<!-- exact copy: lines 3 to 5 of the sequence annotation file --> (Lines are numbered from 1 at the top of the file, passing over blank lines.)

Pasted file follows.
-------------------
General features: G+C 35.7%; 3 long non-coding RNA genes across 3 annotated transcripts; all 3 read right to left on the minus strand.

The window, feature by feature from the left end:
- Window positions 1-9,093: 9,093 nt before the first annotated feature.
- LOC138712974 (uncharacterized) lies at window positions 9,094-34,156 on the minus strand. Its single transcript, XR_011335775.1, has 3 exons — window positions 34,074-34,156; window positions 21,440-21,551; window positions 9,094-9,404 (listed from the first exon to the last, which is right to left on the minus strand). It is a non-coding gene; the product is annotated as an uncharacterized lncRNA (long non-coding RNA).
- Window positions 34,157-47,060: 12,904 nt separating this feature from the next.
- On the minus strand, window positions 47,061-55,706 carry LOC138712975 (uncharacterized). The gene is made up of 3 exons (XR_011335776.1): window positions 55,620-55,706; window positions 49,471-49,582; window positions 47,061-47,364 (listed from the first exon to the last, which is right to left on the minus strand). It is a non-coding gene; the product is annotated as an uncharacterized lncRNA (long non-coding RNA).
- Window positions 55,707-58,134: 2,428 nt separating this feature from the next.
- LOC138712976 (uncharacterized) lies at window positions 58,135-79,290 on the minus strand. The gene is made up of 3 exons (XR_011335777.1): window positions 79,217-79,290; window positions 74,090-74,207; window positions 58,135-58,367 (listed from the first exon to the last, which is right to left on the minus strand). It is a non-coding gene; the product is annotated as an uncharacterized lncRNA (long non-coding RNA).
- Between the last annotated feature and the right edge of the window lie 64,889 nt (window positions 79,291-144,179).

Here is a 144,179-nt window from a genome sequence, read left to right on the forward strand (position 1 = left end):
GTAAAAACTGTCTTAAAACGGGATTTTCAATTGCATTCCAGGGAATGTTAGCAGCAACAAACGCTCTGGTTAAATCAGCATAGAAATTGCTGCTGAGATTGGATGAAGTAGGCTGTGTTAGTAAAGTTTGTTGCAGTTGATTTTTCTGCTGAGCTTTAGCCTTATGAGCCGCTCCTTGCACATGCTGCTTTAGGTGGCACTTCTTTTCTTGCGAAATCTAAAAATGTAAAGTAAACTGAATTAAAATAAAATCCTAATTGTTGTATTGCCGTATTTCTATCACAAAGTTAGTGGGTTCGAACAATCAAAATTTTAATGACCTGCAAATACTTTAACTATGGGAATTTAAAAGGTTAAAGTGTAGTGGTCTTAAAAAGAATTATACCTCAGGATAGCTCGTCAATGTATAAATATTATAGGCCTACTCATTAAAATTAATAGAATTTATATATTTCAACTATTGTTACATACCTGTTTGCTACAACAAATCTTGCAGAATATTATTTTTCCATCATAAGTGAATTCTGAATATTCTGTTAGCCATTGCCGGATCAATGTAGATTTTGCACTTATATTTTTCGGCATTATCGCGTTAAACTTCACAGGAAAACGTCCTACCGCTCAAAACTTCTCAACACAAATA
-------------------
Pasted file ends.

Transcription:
- Window positions 1-9,093: 9,093 nt before the first annotated feature.
- LOC138712974 (uncharacterized) lies at window positions 9,094-34,156 on the minus strand. Its single transcript, XR_011335775.1, has 3 exons — window positions 34,074-34,156; window positions 21,440-21,551; window positions 9,094-9,404 (listed from the first exon to the last, which is right to left on the minus strand). It is a non-coding gene; the product is annotated as an uncharacterized lncRNA (long non-coding RNA).
- Window positions 34,157-47,060: 12,904 nt separating this feature from the next.